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Spotting the signs of false investment scams on social media

PCC Mark Shelford is encouraging social media users to spot the signs of false investment scams/frauds to stop more people becoming victims of fraud.

False investment scams/fraud are when scammers/ fraudsters promise unrealistic monetary benefits and returns. Fraudsters will use tactics like offering to convert a small amount of money that victims have to pay to them up front into a larger sum and solicit money from them. This false promise of return on the victim’s investment results in the scammer/ fraudster disappearing with their money leaving them at a loss.

Money-flipping is a type of investment fraud, which is heavily reliant on social media. After transferring funds, the fraudster tells the victim they have made a substantial return on the initial investment, which is when they ask for more funds to be invested so that further ‘profits’ can be made.

Between April 2020 – December 2020, over 12,000 reports of money-flipping were made nationally and total losses reported to be over £2.2million.

PCC Mark Shelford, the national PCC lead for Economic and Cyber Crime, has become aware of a particular money-flipping scam happening on Instagram where, in addition to soliciting money from victims and before the victim realises they have been scammed, fraudsters ask victims for a video endorsing the ‘scheme’ and asks for their Apple ID password.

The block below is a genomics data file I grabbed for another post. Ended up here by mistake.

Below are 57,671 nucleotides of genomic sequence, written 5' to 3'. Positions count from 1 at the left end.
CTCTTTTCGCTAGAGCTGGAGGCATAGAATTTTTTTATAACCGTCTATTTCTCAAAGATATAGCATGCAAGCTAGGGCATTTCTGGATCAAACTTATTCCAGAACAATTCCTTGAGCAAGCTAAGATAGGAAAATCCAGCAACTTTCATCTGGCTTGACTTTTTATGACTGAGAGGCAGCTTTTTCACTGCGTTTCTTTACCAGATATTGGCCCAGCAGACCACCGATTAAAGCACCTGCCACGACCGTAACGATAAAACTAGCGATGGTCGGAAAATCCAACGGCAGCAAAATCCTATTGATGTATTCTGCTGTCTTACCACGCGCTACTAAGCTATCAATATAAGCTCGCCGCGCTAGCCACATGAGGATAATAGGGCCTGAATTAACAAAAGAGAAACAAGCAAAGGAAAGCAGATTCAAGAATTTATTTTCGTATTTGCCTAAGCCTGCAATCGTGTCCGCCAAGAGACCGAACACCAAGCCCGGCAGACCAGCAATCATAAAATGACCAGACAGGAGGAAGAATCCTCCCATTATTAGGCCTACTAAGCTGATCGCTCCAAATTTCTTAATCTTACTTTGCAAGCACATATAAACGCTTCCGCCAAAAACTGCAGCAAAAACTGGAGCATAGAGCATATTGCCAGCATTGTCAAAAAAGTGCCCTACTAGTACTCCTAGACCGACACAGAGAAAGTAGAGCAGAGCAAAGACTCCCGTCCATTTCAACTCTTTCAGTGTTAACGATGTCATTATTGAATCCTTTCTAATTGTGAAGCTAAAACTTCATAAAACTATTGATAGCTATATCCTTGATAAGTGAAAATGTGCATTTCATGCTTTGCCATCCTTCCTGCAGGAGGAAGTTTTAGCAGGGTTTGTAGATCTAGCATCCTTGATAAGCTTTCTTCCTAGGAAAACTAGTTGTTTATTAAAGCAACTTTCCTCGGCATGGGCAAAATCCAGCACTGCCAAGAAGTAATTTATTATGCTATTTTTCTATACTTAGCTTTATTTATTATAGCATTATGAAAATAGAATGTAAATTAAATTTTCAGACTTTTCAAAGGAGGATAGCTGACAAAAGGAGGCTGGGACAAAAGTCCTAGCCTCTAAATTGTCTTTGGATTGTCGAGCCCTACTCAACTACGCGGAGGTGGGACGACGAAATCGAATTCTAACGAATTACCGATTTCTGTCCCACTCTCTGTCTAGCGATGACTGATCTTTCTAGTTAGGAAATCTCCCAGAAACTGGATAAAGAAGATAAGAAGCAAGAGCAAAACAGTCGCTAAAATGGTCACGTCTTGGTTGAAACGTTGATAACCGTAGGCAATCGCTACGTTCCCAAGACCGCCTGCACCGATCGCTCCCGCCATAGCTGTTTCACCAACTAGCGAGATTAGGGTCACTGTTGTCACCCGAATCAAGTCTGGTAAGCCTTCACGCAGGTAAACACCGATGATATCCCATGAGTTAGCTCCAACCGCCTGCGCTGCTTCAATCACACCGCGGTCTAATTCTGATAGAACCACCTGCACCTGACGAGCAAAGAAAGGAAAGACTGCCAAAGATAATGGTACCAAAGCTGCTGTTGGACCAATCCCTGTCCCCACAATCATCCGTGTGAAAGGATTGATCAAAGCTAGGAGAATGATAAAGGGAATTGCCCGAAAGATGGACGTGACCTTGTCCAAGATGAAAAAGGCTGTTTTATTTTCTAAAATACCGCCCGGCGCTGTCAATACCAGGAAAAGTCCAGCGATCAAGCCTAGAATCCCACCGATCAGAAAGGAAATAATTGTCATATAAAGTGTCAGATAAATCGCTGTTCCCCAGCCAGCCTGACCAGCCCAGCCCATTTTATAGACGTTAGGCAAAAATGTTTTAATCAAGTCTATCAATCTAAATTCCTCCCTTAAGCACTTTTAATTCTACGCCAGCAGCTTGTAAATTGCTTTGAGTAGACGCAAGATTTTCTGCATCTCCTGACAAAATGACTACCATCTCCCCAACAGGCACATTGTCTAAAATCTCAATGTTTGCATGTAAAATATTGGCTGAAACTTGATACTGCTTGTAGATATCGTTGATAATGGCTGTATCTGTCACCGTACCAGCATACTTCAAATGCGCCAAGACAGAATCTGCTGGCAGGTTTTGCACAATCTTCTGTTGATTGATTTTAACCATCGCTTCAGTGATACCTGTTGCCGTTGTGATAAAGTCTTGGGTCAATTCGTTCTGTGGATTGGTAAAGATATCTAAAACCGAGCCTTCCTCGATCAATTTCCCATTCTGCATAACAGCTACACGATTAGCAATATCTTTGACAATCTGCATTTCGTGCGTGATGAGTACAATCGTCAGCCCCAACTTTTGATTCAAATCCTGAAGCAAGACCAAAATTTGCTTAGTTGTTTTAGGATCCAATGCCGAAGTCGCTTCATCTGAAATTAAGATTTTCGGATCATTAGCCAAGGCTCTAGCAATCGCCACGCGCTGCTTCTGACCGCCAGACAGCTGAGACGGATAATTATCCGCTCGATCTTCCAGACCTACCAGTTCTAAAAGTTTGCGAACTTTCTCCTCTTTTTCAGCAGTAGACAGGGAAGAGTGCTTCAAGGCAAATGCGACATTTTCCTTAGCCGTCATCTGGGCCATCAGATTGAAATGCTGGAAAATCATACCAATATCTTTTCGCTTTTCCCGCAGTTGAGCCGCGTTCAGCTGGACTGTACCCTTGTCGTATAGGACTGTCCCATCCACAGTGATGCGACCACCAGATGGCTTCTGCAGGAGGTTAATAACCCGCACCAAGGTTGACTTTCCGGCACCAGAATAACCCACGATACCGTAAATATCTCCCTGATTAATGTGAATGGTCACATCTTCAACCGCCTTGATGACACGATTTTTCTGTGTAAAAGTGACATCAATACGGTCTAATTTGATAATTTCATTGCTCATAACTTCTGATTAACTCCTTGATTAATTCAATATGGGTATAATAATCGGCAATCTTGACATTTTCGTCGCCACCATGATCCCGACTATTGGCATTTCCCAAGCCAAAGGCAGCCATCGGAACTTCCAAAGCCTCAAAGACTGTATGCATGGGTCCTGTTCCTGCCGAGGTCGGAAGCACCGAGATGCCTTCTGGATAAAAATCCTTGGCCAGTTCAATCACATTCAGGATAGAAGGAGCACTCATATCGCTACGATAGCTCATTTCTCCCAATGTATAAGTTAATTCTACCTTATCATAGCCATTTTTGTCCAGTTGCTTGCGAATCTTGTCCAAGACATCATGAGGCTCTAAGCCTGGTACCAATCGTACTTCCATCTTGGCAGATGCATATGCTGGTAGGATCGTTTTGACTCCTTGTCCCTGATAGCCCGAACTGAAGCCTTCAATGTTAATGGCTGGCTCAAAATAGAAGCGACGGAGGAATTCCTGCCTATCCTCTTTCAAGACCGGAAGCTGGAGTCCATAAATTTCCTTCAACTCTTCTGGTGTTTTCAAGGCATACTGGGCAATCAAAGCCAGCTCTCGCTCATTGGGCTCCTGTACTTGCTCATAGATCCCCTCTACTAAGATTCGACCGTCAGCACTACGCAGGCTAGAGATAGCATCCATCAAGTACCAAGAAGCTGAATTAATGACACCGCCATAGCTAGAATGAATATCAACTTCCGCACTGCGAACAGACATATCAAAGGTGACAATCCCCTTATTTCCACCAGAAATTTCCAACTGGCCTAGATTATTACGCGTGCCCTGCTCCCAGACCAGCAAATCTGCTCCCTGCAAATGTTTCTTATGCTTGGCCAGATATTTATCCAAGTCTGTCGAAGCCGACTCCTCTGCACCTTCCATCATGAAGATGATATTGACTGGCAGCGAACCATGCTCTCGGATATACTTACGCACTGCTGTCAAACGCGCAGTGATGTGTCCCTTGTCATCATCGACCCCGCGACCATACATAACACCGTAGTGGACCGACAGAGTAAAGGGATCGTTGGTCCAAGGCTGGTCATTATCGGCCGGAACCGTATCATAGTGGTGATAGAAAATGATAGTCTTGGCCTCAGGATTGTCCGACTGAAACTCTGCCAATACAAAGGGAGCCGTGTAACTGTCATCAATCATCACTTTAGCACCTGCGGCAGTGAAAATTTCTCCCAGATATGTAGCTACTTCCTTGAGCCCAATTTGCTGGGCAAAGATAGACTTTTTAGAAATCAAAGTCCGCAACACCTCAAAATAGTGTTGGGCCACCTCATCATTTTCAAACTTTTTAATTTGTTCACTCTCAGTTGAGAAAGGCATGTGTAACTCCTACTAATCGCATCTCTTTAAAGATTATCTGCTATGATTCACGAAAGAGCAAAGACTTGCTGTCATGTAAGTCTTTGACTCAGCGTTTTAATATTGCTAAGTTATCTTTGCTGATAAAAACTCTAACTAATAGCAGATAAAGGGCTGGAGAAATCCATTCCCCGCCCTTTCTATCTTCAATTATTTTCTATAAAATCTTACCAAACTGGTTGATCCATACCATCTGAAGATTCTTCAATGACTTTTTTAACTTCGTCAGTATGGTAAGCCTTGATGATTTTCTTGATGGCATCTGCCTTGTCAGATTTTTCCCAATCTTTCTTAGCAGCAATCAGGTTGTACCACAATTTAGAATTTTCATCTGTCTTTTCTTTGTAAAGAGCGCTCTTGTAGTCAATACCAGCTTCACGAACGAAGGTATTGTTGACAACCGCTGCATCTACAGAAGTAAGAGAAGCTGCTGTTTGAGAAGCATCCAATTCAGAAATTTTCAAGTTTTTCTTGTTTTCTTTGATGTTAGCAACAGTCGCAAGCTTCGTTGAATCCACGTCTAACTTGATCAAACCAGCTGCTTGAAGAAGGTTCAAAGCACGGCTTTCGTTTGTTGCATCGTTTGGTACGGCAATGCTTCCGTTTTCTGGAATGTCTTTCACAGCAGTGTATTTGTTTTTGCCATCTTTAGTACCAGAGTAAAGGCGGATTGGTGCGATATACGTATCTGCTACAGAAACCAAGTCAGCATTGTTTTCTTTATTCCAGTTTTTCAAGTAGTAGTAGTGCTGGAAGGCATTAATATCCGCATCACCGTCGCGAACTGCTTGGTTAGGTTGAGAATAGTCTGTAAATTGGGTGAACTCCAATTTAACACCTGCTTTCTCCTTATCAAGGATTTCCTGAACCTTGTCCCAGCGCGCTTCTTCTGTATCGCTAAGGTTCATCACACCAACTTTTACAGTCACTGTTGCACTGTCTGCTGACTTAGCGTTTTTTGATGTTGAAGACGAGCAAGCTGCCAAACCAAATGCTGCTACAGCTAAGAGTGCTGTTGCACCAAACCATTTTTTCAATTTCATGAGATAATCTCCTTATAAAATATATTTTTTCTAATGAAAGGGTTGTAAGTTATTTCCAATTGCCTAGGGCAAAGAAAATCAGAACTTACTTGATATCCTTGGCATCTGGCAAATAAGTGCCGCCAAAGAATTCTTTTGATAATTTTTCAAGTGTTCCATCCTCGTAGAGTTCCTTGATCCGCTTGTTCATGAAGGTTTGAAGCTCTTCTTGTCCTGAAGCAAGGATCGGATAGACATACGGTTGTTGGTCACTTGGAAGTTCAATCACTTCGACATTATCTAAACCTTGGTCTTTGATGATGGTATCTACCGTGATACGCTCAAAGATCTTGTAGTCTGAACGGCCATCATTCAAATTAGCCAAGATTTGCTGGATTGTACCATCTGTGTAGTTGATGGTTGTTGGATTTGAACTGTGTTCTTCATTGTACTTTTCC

As a result, the fraudsters log into the victim’s Instagram and post the endorsement video to target the victim’s friend and family. Fraudsters continue to pose as the victim, responding to messages from friends and family to encourage them to take part in the money-flipping ‘scheme.’

Remember:

  • If it sounds too good to be true, it probably is
  • The ‘get rich quick’ scams are often indicative of investment fraud
  • Be mindful of unsolicited investment offers
  • Check the FCA register to make sure you’re dealing with a legitimate company
  • Seek impartial advice before investing

“Any type of fraud often leaves victims feeling humiliated and violated but I know this particular scam is leaving victims with a sense of guilt that their Instagram accounts are being used to target more victims from their own social circles. The only people in the wrong here are the fraudsters.

“We need to ensure that social media companies are being held accountable and are protecting their users. The Online Safety Bill, which is due to be put to Parliament this year, will make providers more responsible for what’s happening on their platforms including fraud.

“The Bill is a huge step forward in keeping people safe and aims to give Ofcom more powers to investigate, audit and fine big tech companies if they do not prioritise user’s safety.

“We need to make the UK the least attractive place for fraudsters and disrupt online criminal activity at every opportunity to reduce victimisation.

“As the national PCC lead for Economic and Cyber Crime, I will continue to raise awareness of how to prevent yourself becoming a victim of fraud. Remember, if it sounds too good to be true, it probably is and do not share any of your passwords with anyone.”

PCC Mark Shelford

Take Five – To Stop Fraud Advice:

  • Stop: Taking a moment to stop and think before parting with your money or information could keep you safe
  • Challenge: Could it be fake? It’s okay to reject, refuse or ignore requests. Only criminals will try to rush or panic you.
  • Protect: If you think you’ve been a victim of fraud, contact your bank immediately and report it to Action Fraud online at actionfraud.police.uk or by calling 0300 123 2040.